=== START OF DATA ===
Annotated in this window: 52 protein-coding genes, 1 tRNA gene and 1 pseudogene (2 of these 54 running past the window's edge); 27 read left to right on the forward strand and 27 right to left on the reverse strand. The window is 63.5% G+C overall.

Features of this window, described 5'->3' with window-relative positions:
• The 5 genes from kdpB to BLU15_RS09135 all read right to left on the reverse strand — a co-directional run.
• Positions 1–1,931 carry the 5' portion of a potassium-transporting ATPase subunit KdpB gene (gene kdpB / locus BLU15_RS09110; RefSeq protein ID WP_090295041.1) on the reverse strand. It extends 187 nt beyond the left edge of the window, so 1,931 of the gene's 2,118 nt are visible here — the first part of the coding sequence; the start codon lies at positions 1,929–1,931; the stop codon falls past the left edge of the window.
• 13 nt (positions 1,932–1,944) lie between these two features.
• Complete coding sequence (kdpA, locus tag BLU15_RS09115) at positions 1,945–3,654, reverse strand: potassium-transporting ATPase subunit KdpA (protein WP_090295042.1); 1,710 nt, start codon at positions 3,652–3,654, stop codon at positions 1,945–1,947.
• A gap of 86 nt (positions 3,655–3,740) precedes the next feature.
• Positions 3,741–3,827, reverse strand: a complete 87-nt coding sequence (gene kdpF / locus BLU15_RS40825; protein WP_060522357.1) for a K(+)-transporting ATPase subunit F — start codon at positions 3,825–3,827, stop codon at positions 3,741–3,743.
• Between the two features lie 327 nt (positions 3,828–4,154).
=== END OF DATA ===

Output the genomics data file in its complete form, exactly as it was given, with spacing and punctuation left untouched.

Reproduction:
Annotated in this window: 52 protein-coding genes, 1 tRNA gene and 1 pseudogene (2 of these 54 running past the window's edge); 27 read left to right on the forward strand and 27 right to left on the reverse strand. The window is 63.5% G+C overall.

Features of this window, described 5'->3' with window-relative positions:
• The 5 genes from kdpB to BLU15_RS09135 all read right to left on the reverse strand — a co-directional run.
• Positions 1–1,931 carry the 5' portion of a potassium-transporting ATPase subunit KdpB gene (gene kdpB / locus BLU15_RS09110; RefSeq protein ID WP_090295041.1) on the reverse strand. It extends 187 nt beyond the left edge of the window, so 1,931 of the gene's 2,118 nt are visible here — the first part of the coding sequence; the start codon lies at positions 1,929–1,931; the stop codon falls past the left edge of the window.
• 13 nt (positions 1,932–1,944) lie between these two features.
• Complete coding sequence (kdpA, locus tag BLU15_RS09115) at positions 1,945–3,654, reverse strand: potassium-transporting ATPase subunit KdpA (protein WP_090295042.1); 1,710 nt, start codon at positions 3,652–3,654, stop codon at positions 1,945–1,947.
• A gap of 86 nt (positions 3,655–3,740) precedes the next feature.
• Positions 3,741–3,827, reverse strand: a complete 87-nt coding sequence (gene kdpF / locus BLU15_RS40825; protein WP_060522357.1) for a K(+)-transporting ATPase subunit F — start codon at positions 3,825–3,827, stop codon at positions 3,741–3,743.
• Between the two features lie 327 nt (positions 3,828–4,154).